Western Union Scams

How they Work, How to Avoid Them

Money Transfer Van
Good luck finding out who picks up money here. Peter Ptschelinzew/Lonely Planet Images/Getty Images

The thought of losing money in a scam is scary. But it’s a reality: every day, people get ripped off online. While Western Union is a legitimate business that provides valuable services, Western Union is also a favorite tool of online thieves.

The key to these scams is the fact that when you transfer money by Western Union, the recipient can walk into a Western Union office, get cash, and leave. At that point, the money is gone, and there’s no way to reverse or cancel the payment.

In many cases, there’s also no way to find out who got paid.

If somebody asks you to send money with Western Union, be aware that the money is gone for good – only do it if you’re 100% sure who you’re sending to. Especially if you’ve never done business with this person before (and even then it’s not a safe bet, especially in the case of money transfer jobs).

Usual Suspects

The most common scams involve somebody who wants to buy what you’re selling online. The buyer might send a payment to you, and then ask that you wire money back or send funds by Western Union. In those situations, there’s a good chance you’re being taken for a ride. How do they convince you to send money back? They’re surprisingly good at what they do and they convince people to do it every day:

  • They send extra money to cover shipping costs, especially for large expensive-to-ship items
  • They were “planning” to rent your apartment, but things fell through and they want the security deposit back
  • They got a cashier’s check for the wrong amount, but they trust you to send back any excess

A more simple scam happens when thieves sell something, demand payment by Western Union or MoneyGram, and never deliver.

But I Already Got Paid!

What about the funds you “received” from your buyer – aren’t you protected?

Unfortunately, money does not move through the banking system as fast as you might expect (unless you use a wire transfer). If you receive a check – even an “official” check or a cashier’s check – the check might bounce several weeks after you deposit it. Your bank will allow you to withdraw the funds as if the check was good, but you are ultimately responsible for the money: if the check bounces after you withdraw cash, you’ll have to replace those funds somehow.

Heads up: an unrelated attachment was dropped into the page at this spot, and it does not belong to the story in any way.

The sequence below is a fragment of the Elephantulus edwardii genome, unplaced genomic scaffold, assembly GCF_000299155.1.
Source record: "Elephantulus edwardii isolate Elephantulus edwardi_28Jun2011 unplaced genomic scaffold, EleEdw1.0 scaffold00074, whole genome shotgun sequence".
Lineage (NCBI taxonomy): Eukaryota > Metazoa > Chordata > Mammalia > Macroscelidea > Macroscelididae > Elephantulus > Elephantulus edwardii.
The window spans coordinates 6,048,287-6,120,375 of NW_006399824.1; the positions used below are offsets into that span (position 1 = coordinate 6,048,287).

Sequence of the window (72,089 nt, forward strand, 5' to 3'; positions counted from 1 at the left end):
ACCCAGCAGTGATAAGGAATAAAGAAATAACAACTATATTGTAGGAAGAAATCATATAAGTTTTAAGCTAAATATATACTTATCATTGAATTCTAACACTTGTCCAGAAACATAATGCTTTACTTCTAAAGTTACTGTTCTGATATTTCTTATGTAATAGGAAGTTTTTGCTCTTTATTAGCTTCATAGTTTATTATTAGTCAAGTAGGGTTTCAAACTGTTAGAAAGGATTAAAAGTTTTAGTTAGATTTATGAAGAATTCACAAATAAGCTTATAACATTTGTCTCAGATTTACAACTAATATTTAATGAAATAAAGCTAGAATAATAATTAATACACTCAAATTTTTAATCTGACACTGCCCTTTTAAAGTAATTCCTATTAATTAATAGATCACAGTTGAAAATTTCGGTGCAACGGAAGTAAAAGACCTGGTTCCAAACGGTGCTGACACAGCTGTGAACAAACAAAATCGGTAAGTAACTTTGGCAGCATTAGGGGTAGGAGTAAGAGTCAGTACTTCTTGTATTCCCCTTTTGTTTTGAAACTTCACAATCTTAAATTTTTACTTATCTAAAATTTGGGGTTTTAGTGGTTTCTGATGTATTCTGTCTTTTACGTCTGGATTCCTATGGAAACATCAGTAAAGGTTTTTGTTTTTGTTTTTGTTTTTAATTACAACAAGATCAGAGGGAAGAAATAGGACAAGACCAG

The same is true for electronic payments. A scammer might send money to your PayPal or Venmo account, and you might think all is well, but those charges can be reversed.  The sender might have used a stolen credit card or a hacked account, or he might simply dispute the transaction. Either way, you won’t find out about it until after you’ve sent “good” money – which can’t be taken back – to the scammer.

How do they do It?

You might be skeptical and think nobody could get away with these scams: if somebody scams you, can’t the police easily find the thief (tracking down information from the bank accounts, and video surveillance from anywhere the thief picked up money)? In most cases, law enforcement agencies can’t do anything – the scammers are overseas and impossible to find.

It’s easy for thieves to give you the impression that they are local. They can send and receive text messages using local numbers, and even reference physical locations (“I’ll meet you at the gas station next to the blue house on 1st and Broadway”) – all of this is easy using internet tools like VOIP and Google Maps.

If you’re selling on Craigslist and somebody wants to do anything besides buy or sell in-person with cash, you should assume they are overseas. If you’re selling on eBay (or anywhere else) and a buyer says anything about you sending money to them, watch out.

Also, remember that the rest of the world might look different from your corner of the globe. You probably have state issued identification (such as a driver’s license), and you might even have a US government issued passport for identification.

In developing countries, not everybody carries ID, and they might not have to show ID to receive a Western Union payment. Recipients sometimes just need a few details about the transaction – perhaps a transaction ID (MTCN) or their “name” – to walk away with your cash. Scammers will even promise that Western Union can set a “passphrase” for the transaction, but that offers little if any protection.

Alternatives to Western Union

Western Union is not your best option for online sales (or purchases). As a last resort – with somebody you’re 100% confident you can trust – it might work, but there are better methods.

For Craigslist transactions, insist on local-only cash-only buyers unless you have a good reason to do otherwise. That should eliminate anybody watching from overseas. Of course, your physical safety is more important than your money, so only conduct business in safe, neutral locations when you arrange things on Craigslist.

For online sales, use a service to protect yourself (and you can also provide peace of mind to the other party, which might make the deal more attractive). If you sell on eBay, there’s a dispute resolution process that works extremely well 99% of the time. Sure, there are horror stories about eBay and PayPal policies, but most of the time buyers and sellers walk away happy. For a more customized deal, try an online escrow service, which can help both parties trade with confidence.